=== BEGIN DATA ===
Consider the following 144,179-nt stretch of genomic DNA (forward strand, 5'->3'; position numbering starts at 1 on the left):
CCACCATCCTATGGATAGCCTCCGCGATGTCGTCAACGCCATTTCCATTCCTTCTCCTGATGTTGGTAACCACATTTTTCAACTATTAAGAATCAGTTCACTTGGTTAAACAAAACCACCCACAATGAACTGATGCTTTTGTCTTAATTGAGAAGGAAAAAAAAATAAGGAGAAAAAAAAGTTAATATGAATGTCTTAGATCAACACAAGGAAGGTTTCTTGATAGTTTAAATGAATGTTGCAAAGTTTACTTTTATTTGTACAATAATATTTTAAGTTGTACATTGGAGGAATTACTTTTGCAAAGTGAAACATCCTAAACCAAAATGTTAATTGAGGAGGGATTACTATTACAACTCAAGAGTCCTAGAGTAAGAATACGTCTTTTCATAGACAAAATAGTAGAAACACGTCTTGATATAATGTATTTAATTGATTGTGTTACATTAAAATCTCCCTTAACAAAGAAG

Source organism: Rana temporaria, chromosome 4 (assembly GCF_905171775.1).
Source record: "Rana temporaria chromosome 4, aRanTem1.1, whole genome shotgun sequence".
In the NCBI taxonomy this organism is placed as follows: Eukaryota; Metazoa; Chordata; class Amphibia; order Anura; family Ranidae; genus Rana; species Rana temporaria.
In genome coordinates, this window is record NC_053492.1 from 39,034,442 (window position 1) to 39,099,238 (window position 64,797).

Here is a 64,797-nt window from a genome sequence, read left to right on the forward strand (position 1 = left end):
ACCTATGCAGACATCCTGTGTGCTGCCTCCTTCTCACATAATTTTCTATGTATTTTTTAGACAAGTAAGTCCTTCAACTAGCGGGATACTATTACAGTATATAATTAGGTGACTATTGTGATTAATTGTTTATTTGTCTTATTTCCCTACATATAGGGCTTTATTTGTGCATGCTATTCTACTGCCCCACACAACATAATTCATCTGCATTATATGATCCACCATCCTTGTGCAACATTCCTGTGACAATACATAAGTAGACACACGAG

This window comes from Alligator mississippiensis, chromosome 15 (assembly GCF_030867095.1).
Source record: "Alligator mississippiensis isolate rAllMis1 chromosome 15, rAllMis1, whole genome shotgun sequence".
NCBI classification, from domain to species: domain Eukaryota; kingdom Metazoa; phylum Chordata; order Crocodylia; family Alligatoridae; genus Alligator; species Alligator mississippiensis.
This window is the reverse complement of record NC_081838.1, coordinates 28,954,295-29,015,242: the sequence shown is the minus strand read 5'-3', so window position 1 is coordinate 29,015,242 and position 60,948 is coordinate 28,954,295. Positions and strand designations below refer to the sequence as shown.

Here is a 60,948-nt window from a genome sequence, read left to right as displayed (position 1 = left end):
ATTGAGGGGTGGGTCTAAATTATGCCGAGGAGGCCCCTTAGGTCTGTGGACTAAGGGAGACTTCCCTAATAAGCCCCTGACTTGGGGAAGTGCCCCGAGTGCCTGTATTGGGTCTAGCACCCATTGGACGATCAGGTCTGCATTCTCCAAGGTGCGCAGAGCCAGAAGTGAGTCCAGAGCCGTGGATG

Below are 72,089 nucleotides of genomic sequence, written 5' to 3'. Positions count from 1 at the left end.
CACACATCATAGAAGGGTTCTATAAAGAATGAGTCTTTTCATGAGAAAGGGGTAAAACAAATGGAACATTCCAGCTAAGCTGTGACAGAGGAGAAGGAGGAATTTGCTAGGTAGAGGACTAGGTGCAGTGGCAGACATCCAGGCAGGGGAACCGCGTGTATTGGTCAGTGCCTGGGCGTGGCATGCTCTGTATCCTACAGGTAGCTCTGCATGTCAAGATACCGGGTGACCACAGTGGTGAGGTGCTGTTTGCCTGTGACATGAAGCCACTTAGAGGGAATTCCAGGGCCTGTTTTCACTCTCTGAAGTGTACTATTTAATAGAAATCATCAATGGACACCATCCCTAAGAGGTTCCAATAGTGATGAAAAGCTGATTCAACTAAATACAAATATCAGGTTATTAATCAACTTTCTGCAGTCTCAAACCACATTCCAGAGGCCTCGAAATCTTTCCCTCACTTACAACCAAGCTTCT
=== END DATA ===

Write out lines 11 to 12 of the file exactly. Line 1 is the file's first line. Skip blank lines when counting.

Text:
NCBI classification, from domain to species: domain Eukaryota; kingdom Metazoa; phylum Chordata; order Crocodylia; family Alligatoridae; genus Alligator; species Alligator mississippiensis.
This window is the reverse complement of record NC_081838.1, coordinates 28,954,295-29,015,242: the sequence shown is the minus strand read 5'-3', so window position 1 is coordinate 29,015,242 and position 60,948 is coordinate 28,954,295. Positions and strand designations below refer to the sequence as shown.